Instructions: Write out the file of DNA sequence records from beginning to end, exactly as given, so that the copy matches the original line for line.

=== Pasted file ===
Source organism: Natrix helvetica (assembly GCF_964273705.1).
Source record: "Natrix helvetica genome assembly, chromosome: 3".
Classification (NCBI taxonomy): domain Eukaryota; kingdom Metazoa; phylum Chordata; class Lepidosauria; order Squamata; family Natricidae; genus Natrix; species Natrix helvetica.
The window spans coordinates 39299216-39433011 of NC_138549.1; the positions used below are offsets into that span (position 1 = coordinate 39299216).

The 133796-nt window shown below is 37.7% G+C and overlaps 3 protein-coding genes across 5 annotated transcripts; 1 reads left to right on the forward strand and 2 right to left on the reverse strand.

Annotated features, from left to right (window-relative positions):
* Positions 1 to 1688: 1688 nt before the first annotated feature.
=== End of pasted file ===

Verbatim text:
Source organism: Natrix helvetica (assembly GCF_964273705.1).
Source record: "Natrix helvetica genome assembly, chromosome: 3".
Classification (NCBI taxonomy): domain Eukaryota; kingdom Metazoa; phylum Chordata; class Lepidosauria; order Squamata; family Natricidae; genus Natrix; species Natrix helvetica.
The window spans coordinates 39299216-39433011 of NC_138549.1; the positions used below are offsets into that span (position 1 = coordinate 39299216).

The 133796-nt window shown below is 37.7% G+C and overlaps 3 protein-coding genes across 5 annotated transcripts; 1 reads left to right on the forward strand and 2 right to left on the reverse strand.

Annotated features, from left to right (window-relative positions):
* Positions 1 to 1688: 1688 nt before the first annotated feature.